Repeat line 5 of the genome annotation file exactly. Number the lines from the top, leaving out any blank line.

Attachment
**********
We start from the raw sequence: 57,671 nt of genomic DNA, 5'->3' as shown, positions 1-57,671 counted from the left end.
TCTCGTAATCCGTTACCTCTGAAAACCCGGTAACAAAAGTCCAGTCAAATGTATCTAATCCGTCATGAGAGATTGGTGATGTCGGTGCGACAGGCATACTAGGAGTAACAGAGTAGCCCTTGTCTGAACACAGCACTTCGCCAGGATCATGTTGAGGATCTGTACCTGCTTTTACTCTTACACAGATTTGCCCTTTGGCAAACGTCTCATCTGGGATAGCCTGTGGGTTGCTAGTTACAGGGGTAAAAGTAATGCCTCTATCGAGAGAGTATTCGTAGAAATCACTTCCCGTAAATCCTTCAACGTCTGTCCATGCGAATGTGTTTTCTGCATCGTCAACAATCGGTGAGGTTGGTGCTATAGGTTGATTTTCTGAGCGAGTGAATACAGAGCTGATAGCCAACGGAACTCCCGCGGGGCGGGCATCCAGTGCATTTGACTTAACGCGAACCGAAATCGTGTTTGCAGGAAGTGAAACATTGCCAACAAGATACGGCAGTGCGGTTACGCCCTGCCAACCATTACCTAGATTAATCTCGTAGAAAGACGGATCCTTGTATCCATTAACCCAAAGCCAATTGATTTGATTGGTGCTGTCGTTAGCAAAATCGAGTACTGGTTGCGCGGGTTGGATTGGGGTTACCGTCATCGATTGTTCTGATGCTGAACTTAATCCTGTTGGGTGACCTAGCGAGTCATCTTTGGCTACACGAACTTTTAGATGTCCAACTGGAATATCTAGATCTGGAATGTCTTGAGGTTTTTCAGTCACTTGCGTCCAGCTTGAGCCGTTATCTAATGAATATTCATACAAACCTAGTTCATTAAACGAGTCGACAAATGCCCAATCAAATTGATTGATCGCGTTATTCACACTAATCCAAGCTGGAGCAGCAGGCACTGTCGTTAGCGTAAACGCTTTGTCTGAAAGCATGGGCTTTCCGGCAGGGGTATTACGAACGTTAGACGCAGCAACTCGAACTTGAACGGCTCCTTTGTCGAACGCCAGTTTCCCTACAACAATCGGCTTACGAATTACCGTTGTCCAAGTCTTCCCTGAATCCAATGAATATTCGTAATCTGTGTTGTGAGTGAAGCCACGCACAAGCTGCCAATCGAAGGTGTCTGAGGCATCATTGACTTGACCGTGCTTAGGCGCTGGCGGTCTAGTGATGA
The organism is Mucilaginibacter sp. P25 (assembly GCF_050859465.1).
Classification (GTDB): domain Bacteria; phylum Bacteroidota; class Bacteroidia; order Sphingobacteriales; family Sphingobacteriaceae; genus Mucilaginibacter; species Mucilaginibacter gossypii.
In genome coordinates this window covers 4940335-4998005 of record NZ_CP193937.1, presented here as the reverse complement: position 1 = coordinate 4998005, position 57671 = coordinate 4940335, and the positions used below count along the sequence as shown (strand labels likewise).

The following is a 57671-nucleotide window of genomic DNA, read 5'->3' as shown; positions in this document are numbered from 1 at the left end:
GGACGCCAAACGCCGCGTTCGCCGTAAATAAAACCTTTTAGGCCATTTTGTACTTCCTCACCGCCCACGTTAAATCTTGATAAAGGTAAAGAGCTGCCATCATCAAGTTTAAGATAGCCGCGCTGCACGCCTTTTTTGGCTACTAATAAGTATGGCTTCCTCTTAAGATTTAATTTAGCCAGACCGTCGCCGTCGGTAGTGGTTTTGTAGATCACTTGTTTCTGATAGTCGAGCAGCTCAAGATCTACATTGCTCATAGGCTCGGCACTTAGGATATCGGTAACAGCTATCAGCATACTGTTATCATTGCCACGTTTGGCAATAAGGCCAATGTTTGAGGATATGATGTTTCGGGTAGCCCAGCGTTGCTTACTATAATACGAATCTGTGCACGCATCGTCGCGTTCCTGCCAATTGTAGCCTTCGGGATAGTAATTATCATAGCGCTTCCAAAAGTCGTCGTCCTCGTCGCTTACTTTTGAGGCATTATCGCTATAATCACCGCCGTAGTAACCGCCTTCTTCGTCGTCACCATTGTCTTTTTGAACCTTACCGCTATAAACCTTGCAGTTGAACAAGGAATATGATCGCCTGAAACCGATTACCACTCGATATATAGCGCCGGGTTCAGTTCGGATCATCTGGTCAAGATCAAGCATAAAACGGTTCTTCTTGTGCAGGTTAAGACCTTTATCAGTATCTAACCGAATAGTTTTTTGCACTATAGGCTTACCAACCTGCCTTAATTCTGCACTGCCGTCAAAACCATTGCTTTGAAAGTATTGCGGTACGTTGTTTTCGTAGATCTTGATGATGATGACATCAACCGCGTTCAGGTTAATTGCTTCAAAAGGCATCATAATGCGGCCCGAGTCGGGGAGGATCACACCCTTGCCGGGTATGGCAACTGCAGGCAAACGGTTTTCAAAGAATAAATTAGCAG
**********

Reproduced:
In genome coordinates this window covers 4940335-4998005 of record NZ_CP193937.1, presented here as the reverse complement: position 1 = coordinate 4998005, position 57671 = coordinate 4940335, and the positions used below count along the sequence as shown (strand labels likewise).